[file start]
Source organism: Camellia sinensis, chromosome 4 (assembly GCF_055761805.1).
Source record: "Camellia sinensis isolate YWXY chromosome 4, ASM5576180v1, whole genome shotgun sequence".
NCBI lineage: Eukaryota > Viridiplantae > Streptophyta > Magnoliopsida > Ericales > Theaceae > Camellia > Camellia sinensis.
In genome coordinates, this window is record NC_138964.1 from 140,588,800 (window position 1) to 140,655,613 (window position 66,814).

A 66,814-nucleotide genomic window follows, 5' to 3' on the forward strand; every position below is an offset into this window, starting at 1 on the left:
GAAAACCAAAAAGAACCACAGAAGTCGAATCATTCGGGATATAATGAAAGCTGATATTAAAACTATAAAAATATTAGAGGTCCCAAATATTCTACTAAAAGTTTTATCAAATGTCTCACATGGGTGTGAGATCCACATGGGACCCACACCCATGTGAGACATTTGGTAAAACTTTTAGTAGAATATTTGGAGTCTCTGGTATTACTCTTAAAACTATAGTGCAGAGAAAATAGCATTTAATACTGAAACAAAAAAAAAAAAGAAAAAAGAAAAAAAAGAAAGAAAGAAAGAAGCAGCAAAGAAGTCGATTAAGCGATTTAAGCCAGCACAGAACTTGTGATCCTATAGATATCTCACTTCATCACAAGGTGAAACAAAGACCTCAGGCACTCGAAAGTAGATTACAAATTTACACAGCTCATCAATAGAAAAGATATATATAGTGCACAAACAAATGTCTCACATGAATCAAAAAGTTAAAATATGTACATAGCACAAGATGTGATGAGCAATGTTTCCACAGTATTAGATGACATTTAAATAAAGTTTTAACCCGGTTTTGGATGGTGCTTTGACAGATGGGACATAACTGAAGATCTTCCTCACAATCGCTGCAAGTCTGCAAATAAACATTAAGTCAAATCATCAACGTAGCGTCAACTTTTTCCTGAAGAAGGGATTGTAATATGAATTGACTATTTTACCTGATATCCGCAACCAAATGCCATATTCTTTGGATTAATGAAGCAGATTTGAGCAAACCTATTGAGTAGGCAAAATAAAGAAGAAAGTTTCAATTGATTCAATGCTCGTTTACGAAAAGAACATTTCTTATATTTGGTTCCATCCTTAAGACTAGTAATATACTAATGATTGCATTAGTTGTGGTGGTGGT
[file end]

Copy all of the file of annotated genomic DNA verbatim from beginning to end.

Source organism: Camellia sinensis, chromosome 4 (assembly GCF_055761805.1).
Source record: "Camellia sinensis isolate YWXY chromosome 4, ASM5576180v1, whole genome shotgun sequence".
NCBI lineage: Eukaryota > Viridiplantae > Streptophyta > Magnoliopsida > Ericales > Theaceae > Camellia > Camellia sinensis.
In genome coordinates, this window is record NC_138964.1 from 140,588,800 (window position 1) to 140,655,613 (window position 66,814).

A 66,814-nucleotide genomic window follows, 5' to 3' on the forward strand; every position below is an offset into this window, starting at 1 on the left:
GAAAACCAAAAAGAACCACAGAAGTCGAATCATTCGGGATATAATGAAAGCTGATATTAAAACTATAAAAATATTAGAGGTCCCAAATATTCTACTAAAAGTTTTATCAAATGTCTCACATGGGTGTGAGATCCACATGGGACCCACACCCATGTGAGACATTTGGTAAAACTTTTAGTAGAATATTTGGAGTCTCTGGTATTACTCTTAAAACTATAGTGCAGAGAAAATAGCATTTAATACTGAAACAAAAAAAAAAAAGAAAAAAGAAAAAAAAGAAAGAAAGAAAGAAGCAGCAAAGAAGTCGATTAAGCGATTTAAGCCAGCACAGAACTTGTGATCCTATAGATATCTCACTTCATCACAAGGTGAAACAAAGACCTCAGGCACTCGAAAGTAGATTACAAATTTACACAGCTCATCAATAGAAAAGATATATATAGTGCACAAACAAATGTCTCACATGAATCAAAAAGTTAAAATATGTACATAGCACAAGATGTGATGAGCAATGTTTCCACAGTATTAGATGACATTTAAATAAAGTTTTAACCCGGTTTTGGATGGTGCTTTGACAGATGGGACATAACTGAAGATCTTCCTCACAATCGCTGCAAGTCTGCAAATAAACATTAAGTCAAATCATCAACGTAGCGTCAACTTTTTCCTGAAGAAGGGATTGTAATATGAATTGACTATTTTACCTGATATCCGCAACCAAATGCCATATTCTTTGGATTAATGAAGCAGATTTGAGCAAACCTATTGAGTAGGCAAAATAAAGAAGAAAGTTTCAATTGATTCAATGCTCGTTTACGAAAAGAACATTTCTTATATTTGGTTCCATCCTTAAGACTAGTAATATACTAATGATTGCATTAGTTGTGGTGGTGGT